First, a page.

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Hoodata Introduction
Hoodata 1 (Spring 1974)
Hoodata 2 (Summer 1974)
Hoodata 3 (Autumn 1974)
Hoodata 4 (Winter 1974/75)
Hoodata 5 (Spring 1975)
Hoodata 6 (Summer 1975)
Hoodata 7 (Autumn 1975)
Hoodata 8 (Summer 1977)
Hoodata 9 (Autumn 1978)
Hoodata 2.1 (April 1980)
Hoodata 2.2 (November 1980)
Hoodata 2.3 (May 1981)
Hoodata 2.4 (December 1981)


A newsletter on academic and theological hoods Volume 2 Number 1: April 1980

Editor: R.L.D. Rees, [address removed]


In the years 1974-1978, many of us enjoyed reading "Hoodata", the brainchild of Sqn. Ldr. A.E. Birt. In issue no. 9, he announced that his professional activities would in future prevent him from continuing as editor.

I offered to produce an issue of "Hoodata" which, as you can see, I have done.
I am happy to organise further issues, provided that:-
* I receive information on new hoods (in as much detail as possible, please), or corrections to earlier information.
* I receive letters and longer articles for publication. The feature article in this edition will, it is hoped, stimulate discussion.
* There is adequate demand. If you wish to receive the next issue, please send an addressed unstamped envelope, plus 25 pence (in stamps, if you wish) to cover production costs and postage.


London University: B.Eng. (to be confirmed by Senate) Non-convocation Full shape in black, the cowl is bound with pale turquoise silk, 3 inches on the inside and a quarter of an inch on the outside, the neckband also being bound. The Convocation version has, in addition, a full lining of white silk.

Imperial College London: Honorary Associate Simple shape maroon panama, lined to a depth of 6 inches with white watered silk, the neckband being bound with the same material. There is a band of royal purple velvet 1 inch wide placed on the lining half an inch from the edge.-----------Fellow As Honorary Associate, but in scarlet panama instead of maroon, and the hood is fully lined.

Institute of Biology: Member Burgon shape in crimson russell cord, fully lined with chlorophyll green taffeta. Fellow as Member, but with a additional one inch gold taffeta binding on the cowl.

Incorporated Guild of Church Musicians: A.Cert.C.M. Intermediate in shape between simple and Burgon, in black viscose rayon, lined with black 'Italian'. The cowl is faced with half an inch of spectrum blue taffeta, and a one-eighth inch terra cotta cord is applied to all open edges.

Institute of Physics: Member/Fellow Toronto shape in violet damask, fully lined with violet taffeta. The cowl is faced with two inches of shot crimson taffeta. (This corrects information in "Hoodata 9.

Geneva Theological College This college no longer awards music diplomas, so the Licentiate in Church Music hood was never in fact awarded (see "Hoodata 9").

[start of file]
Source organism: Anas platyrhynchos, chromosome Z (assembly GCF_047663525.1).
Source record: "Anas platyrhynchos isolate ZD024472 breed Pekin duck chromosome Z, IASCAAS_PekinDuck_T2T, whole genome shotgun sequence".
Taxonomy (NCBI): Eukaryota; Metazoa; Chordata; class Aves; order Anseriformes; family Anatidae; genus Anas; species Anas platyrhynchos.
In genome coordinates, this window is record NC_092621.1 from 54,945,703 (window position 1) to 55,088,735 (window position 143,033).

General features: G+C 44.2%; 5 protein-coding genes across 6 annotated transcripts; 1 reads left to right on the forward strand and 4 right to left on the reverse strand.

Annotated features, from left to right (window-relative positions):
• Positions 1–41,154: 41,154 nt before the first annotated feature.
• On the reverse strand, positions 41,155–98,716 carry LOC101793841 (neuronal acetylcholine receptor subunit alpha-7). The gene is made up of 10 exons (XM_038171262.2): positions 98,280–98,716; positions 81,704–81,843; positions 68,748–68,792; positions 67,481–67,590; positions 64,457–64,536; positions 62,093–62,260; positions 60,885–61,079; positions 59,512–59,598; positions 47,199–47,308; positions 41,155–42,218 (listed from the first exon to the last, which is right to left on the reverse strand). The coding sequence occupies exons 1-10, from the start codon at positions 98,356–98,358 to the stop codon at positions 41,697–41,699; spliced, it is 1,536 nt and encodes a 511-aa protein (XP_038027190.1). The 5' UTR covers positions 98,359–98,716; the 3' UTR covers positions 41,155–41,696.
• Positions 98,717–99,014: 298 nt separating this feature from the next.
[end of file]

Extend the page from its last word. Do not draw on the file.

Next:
Royal College of Art: Ph.D.: Simple shape, purple silk lined with orange silk.

FEATURE ARTICLE---------The Simple Shaped Hood

Readers will recognise ABCDEF in Fig. 1 as a simple shaped hood. For comparison, the Burgon AB'C'DEF and full AB"C"D"E"F shapes are also shown. It may be seen that the simple and Burgon shapes are similar, the latter having evolved from the former so that the cowl could be folded back in order to show the lining. In the same way, it is possible to see how the simple and full shapes share a common origin, and that essentially the former may be converted into the latter by appending a cape along side EF. (A cape appended to the side AB instead of EF produces a hood of the type worn by Edinburgh doctors).

In order to achieve consistency in the wearing of the three types, the simple shaped hood would have to be worn with the edge EF against the wearer's back, thus producing the effect shown in Fig. 2. I believe that this actually was the way that is was worn, otherwise the Burgon hood (one of its descendants) would not have been designed in the way that it has been. However, a very large number of simple shaped hoods, including all American ones, are now worn the other way round (Fig. 3), despite the fact that the Fig. 2 arrangement 'hangs' rather better. Not only are they worn this way, they are actually made so as to be thus worn. If some sort of border is to be placed on only one edge, then it will almost always be put along EF rather than AB. Furthermore, the neckband is cut at a different angles for the two different modes of wear, and of course the cord loop will be placed on opposite sides.

I would like to pose the following questions:-
a When and where did the Fig. 3 method originate?
b Why did it originate? Was it perhaps so that the hood could then be folded back, albeit clumsily, to show more of the lining?
c Are there any examples of already established hoods 'evolving' from 2 to 3? In the book by Venables and Clifford of the University of Oxford, there is a colour plate of a B.Phil. hood being worn in the Fig. 3 manner. Was this just an oversight, or does it imply that the official robemakers now supply all Oxford simple shaped hoods, including M.A., for wearing in the Fig. 3 manner? Has this always been the case?
d Finally, who was Dean Burgon, when did he live, and how did he convince the University of Oxford to accept his design?

I hope to be able to publish your views on these questions in the next issue of "Hoodata". Any information from robemakers will be especially welcome.

Hood Diagrams